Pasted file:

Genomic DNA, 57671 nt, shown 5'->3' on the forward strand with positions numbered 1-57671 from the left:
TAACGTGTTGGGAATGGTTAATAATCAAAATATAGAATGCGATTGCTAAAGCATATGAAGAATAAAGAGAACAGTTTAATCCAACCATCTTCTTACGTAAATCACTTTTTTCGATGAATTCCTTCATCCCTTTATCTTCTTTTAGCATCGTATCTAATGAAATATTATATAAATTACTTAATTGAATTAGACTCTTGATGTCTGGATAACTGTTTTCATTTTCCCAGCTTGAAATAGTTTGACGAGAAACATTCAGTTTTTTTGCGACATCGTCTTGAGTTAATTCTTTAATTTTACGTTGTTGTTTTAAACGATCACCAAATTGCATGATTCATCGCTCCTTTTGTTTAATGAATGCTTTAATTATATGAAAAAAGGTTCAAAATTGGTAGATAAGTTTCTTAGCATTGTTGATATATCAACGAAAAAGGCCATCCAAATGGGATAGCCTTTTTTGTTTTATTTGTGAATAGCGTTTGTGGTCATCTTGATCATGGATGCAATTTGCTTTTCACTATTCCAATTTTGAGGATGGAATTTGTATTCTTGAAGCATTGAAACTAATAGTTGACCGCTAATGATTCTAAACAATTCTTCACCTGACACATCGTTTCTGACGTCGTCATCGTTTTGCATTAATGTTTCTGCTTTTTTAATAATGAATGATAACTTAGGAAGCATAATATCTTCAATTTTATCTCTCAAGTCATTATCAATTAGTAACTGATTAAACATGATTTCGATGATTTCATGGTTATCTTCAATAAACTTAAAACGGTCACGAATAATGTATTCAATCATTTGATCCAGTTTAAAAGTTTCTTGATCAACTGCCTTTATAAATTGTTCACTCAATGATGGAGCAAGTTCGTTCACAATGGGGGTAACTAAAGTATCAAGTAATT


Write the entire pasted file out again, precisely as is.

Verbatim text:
Genomic DNA, 57671 nt, shown 5'->3' on the forward strand with positions numbered 1-57671 from the left:
TAACGTGTTGGGAATGGTTAATAATCAAAATATAGAATGCGATTGCTAAAGCATATGAAGAATAAAGAGAACAGTTTAATCCAACCATCTTCTTACGTAAATCACTTTTTTCGATGAATTCCTTCATCCCTTTATCTTCTTTTAGCATCGTATCTAATGAAATATTATATAAATTACTTAATTGAATTAGACTCTTGATGTCTGGATAACTGTTTTCATTTTCCCAGCTTGAAATAGTTTGACGAGAAACATTCAGTTTTTTTGCGACATCGTCTTGAGTTAATTCTTTAATTTTACGTTGTTGTTTTAAACGATCACCAAATTGCATGATTCATCGCTCCTTTTGTTTAATGAATGCTTTAATTATATGAAAAAAGGTTCAAAATTGGTAGATAAGTTTCTTAGCATTGTTGATATATCAACGAAAAAGGCCATCCAAATGGGATAGCCTTTTTTGTTTTATTTGTGAATAGCGTTTGTGGTCATCTTGATCATGGATGCAATTTGCTTTTCACTATTCCAATTTTGAGGATGGAATTTGTATTCTTGAAGCATTGAAACTAATAGTTGACCGCTAATGATTCTAAACAATTCTTCACCTGACACATCGTTTCTGACGTCGTCATCGTTTTGCATTAATGTTTCTGCTTTTTTAATAATGAATGATAACTTAGGAAGCATAATATCTTCAATTTTATCTCTCAAGTCATTATCAATTAGTAACTGATTAAACATGATTTCGATGATTTCATGGTTATCTTCAATAAACTTAAAACGGTCACGAATAATGTATTCAATCATTTGATCCAGTTTAAAAGTTTCTTGATCAACTGCCTTTATAAATTGTTCACTCAATGATGGAGCAAGTTCGTTCACAATGGGGGTAACTAAAGTATCAAGTAATT